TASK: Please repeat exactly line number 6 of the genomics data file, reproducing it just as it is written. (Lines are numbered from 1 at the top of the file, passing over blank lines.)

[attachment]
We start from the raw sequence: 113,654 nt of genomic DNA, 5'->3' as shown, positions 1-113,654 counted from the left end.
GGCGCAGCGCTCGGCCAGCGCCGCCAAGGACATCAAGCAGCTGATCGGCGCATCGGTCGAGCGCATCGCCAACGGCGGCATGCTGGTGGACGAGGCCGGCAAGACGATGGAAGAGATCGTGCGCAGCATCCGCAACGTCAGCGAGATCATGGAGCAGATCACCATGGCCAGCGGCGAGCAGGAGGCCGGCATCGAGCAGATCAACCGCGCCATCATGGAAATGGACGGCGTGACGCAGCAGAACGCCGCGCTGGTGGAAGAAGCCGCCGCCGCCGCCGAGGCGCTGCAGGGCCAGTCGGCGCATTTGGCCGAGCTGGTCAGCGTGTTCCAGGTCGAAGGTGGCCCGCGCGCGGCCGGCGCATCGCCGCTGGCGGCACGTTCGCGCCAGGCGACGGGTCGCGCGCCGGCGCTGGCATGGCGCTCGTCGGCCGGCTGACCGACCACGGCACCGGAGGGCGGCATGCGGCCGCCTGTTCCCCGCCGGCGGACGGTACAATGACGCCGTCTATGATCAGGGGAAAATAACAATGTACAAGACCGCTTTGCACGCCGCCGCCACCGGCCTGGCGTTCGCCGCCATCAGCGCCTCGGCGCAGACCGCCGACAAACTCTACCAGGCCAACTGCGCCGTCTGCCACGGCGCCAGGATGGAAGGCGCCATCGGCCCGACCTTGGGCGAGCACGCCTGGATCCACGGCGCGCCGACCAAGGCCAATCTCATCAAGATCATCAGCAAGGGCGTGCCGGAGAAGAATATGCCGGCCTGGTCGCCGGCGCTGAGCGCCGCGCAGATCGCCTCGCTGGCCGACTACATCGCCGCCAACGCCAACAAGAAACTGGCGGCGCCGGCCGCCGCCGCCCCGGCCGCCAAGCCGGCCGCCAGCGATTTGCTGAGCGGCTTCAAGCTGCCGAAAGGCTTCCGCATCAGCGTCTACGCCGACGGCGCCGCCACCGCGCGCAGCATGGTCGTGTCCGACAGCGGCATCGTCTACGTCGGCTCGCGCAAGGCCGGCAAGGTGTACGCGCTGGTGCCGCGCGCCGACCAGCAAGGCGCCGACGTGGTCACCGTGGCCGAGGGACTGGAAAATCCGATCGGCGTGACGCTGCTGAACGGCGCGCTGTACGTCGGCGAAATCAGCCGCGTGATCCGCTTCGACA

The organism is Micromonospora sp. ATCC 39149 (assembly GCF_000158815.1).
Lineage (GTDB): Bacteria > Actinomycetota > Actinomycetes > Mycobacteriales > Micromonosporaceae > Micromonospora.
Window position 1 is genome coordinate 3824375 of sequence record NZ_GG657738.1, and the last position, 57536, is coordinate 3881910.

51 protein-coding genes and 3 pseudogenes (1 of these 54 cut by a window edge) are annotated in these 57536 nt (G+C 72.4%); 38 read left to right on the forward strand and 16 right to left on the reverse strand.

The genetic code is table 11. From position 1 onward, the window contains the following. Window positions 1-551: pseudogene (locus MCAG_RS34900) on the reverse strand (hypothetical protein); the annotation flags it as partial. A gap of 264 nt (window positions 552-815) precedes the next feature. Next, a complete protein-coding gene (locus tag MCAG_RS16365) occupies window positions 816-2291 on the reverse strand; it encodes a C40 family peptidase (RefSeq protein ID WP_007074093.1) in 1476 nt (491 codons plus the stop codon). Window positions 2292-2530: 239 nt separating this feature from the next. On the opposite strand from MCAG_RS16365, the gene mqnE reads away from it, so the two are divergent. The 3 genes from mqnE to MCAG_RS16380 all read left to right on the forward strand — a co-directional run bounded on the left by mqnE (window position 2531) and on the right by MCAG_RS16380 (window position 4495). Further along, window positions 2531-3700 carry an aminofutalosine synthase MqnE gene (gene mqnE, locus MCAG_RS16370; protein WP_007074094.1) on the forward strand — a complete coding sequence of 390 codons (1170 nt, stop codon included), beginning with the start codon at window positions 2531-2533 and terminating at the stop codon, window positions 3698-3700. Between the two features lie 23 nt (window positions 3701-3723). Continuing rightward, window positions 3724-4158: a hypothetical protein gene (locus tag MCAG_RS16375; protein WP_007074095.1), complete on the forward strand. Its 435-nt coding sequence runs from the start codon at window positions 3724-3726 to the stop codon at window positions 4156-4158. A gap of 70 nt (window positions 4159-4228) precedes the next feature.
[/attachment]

51 protein-coding genes and 3 pseudogenes (1 of these 54 cut by a window edge) are annotated in these 57536 nt (G+C 72.4%); 38 read left to right on the forward strand and 16 right to left on the reverse strand.